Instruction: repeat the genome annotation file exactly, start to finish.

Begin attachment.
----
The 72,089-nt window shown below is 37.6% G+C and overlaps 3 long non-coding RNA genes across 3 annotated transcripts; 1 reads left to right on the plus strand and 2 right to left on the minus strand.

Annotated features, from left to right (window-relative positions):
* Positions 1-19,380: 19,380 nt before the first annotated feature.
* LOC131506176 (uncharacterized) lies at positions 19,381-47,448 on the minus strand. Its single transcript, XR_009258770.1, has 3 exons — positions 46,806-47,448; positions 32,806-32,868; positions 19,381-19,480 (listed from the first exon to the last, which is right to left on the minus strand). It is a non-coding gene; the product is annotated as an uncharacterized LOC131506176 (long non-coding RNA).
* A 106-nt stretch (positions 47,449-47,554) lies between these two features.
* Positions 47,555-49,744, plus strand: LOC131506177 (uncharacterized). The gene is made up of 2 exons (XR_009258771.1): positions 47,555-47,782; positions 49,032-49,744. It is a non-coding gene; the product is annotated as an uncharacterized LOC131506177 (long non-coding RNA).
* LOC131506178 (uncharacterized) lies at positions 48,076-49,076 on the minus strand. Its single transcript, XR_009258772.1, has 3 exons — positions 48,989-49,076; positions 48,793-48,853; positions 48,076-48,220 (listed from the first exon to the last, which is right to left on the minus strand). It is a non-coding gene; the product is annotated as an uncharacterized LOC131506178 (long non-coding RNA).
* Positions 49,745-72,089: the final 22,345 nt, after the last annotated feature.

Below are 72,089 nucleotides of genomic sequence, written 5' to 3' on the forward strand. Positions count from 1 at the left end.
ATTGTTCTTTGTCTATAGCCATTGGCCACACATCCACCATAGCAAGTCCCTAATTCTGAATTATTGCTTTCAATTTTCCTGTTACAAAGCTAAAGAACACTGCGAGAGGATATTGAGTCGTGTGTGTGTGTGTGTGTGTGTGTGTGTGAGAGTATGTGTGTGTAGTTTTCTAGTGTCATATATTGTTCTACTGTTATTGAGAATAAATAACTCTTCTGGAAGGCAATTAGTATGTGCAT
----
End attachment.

The 72,089-nt window shown below is 37.6% G+C and overlaps 3 long non-coding RNA genes across 3 annotated transcripts; 1 reads left to right on the plus strand and 2 right to left on the minus strand.

Annotated features, from left to right (window-relative positions):
* Positions 1-19,380: 19,380 nt before the first annotated feature.
* LOC131506176 (uncharacterized) lies at positions 19,381-47,448 on the minus strand. Its single transcript, XR_009258770.1, has 3 exons — positions 46,806-47,448; positions 32,806-32,868; positions 19,381-19,480 (listed from the first exon to the last, which is right to left on the minus strand). It is a non-coding gene; the product is annotated as an uncharacterized LOC131506176 (long non-coding RNA).
* A 106-nt stretch (positions 47,449-47,554) lies between these two features.
* Positions 47,555-49,744, plus strand: LOC131506177 (uncharacterized). The gene is made up of 2 exons (XR_009258771.1): positions 47,555-47,782; positions 49,032-49,744. It is a non-coding gene; the product is annotated as an uncharacterized LOC131506177 (long non-coding RNA).
* LOC131506178 (uncharacterized) lies at positions 48,076-49,076 on the minus strand. Its single transcript, XR_009258772.1, has 3 exons — positions 48,989-49,076; positions 48,793-48,853; positions 48,076-48,220 (listed from the first exon to the last, which is right to left on the minus strand). It is a non-coding gene; the product is annotated as an uncharacterized LOC131506178 (long non-coding RNA).
* Positions 49,745-72,089: the final 22,345 nt, after the last annotated feature.

Below are 72,089 nucleotides of genomic sequence, written 5' to 3' on the forward strand. Positions count from 1 at the left end.
ATTGTTCTTTGTCTATAGCCATTGGCCACACATCCACCATAGCAAGTCCCTAATTCTGAATTATTGCTTTCAATTTTCCTGTTACAAAGCTAAAGAACACTGCGAGAGGATATTGAGTCGTGTGTGTGTGTGTGTGTGTGTGTGTGTGAGAGTATGTGTGTGTAGTTTTCTAGTGTCATATATTGTTCTACTGTTATTGAGAATAAATAACTCTTCTGGAAGGCAATTAGTATGTGCAT